How utterly DEPRAVED can one man BE?
Devlin, 41, already had been charged with kidnapping in the two counties where the boys were abducted. Federal investigators continue to review the case for possible additional charges.
Police say Devlin abducted Shawn Hornbeck, then 11, on Oct. 6, 2002. Shawn was riding a bike near his home in Richwoods, about 60 miles southwest of St. Louis, at the time. Then on Jan. 8, police say, Devlin abducted William "Ben" Ownby, 13, moments after he stepped off a school bus near his home in Beaufort.
Shawn's family and friends maintained a high-profile search for the boy in the years after his abduction. Ben was the subject of a massive search when two Kirkwood police officers, who had gone to Devlin's building on another case, noticed a white pickup matching the description of a vehicle that may have been used in the abduction.
When officers returned the next day to Devlin's apartment, in the 400 block of South Holmes Avenue, they were stunned to also find Shawn, now 15.
St. Louis County Prosecuting Attorney Robert P. McCulloch outlined the 71 new charges in a news conference Monday. He didn't use the boys' names but linked the charges by initials and dates of kidnapping — obvious connections, given the overwhelming news coverage of the abductions and rescue.
"We recognize that overall, their identities are not a national secret," McCulloch said. That fact, he said, "makes it difficult to file these charges."
Traditionally, prosecutors do not identify victims of sexual assault in formal charges or to the press. The Post-Dispatch does not name them, except in extraordinary circumstances.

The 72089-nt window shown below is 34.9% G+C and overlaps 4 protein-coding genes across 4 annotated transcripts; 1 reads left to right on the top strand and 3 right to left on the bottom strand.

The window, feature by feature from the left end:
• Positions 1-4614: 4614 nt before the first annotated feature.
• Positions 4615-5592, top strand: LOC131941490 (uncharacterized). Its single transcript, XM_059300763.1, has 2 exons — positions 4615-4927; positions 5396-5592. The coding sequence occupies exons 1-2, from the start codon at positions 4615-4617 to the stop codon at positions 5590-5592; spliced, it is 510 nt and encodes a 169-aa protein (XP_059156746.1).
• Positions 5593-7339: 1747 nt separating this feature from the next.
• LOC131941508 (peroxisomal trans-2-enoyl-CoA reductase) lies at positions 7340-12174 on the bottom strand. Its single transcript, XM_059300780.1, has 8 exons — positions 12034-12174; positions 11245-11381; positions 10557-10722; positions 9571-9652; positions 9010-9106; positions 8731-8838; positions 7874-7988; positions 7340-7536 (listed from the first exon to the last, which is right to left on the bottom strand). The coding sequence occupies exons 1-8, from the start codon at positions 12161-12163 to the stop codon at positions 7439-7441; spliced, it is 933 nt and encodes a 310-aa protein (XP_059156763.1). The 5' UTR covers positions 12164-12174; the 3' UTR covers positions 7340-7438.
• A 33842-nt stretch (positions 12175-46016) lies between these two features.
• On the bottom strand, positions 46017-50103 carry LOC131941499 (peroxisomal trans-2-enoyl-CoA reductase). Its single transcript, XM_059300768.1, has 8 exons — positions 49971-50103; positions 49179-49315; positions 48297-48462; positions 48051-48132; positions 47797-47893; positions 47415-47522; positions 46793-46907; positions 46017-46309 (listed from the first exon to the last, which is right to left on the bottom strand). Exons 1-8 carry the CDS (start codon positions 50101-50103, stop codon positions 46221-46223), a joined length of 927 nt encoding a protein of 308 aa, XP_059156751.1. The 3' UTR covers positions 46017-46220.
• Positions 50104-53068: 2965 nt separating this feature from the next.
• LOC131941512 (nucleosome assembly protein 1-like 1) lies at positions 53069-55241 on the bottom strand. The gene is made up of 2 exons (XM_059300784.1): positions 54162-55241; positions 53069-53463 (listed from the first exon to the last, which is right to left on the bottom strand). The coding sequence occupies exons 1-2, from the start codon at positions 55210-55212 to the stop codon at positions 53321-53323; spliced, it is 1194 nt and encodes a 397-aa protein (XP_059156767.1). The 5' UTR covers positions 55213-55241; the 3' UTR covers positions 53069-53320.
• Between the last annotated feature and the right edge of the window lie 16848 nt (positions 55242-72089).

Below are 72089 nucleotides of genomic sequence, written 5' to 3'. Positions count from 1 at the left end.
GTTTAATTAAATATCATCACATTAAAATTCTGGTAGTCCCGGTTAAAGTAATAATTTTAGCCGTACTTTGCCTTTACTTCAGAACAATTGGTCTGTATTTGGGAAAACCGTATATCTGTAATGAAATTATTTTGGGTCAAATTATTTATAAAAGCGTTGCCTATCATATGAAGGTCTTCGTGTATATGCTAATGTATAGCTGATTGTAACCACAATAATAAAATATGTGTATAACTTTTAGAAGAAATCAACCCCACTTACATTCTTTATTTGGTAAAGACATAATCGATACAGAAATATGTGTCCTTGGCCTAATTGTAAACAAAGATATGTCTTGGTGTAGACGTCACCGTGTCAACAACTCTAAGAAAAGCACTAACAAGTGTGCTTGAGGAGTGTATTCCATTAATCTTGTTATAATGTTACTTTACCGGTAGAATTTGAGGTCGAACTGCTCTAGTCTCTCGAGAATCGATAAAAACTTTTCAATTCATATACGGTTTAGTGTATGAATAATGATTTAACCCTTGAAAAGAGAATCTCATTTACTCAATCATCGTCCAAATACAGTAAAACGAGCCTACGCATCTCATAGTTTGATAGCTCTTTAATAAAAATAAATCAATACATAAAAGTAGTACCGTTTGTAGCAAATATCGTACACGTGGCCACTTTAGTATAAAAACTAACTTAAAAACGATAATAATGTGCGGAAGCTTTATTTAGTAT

The nature of their cases made the boys' names familiar worldwide. After their rescue, Shawn's parents speculated on national TV that Devlin had sexually assaulted him.
The court filings make it clear that St. Louis County accuses Devlin of child kidnapping and 17 counts of forcible sodomy against Ben, and kidnapping and 52 counts of sodomy against Shawn. Child kidnapping, an offense that carries a longer maximum sentence, was enacted by the Missouri Legislature after Shawn was abducted.
For their parts, Franklin County already has charged Devlin with child kidnapping in the abduction of Ben, and Washington County has charged him with kidnapping and armed criminal action, allegedly for using a pistol to abduct Shawn.
Devlin remains in the Franklin County Jail near Union. He has pleaded not guilty to the kidnapping charges in Franklin and Washington counties.
Devlin, who is single, grew up in Webster Groves. He began working for Imo's Pizza when he was 16 and was a manager at the pizzeria in downtown Kirkwood at the time of his arrest.
McCulloch said Devlin had admitted the kidnappings and sexual offenses. The court file includes a probable-cause statement by Kirkwood police Detective Geoff Morrison, who wrote that Devlin admitted the crimes.
McCulloch said his charges of kidnapping do not replace those filed in the other counties but cover the continued confinement of the boys.
"There are two ways to commit kidnapping," he said. "One is to take someone from a place where they are located, and another is to restrain them from leaving. That's the purpose of our kidnapping charges."
Under Missouri law, the term forcible sodomy covers a number of sexual acts and is punishable by as much as life in prison. Child kidnapping also carries a maximum of life. Kidnapping carries a maximum penalty of 15 years in prison.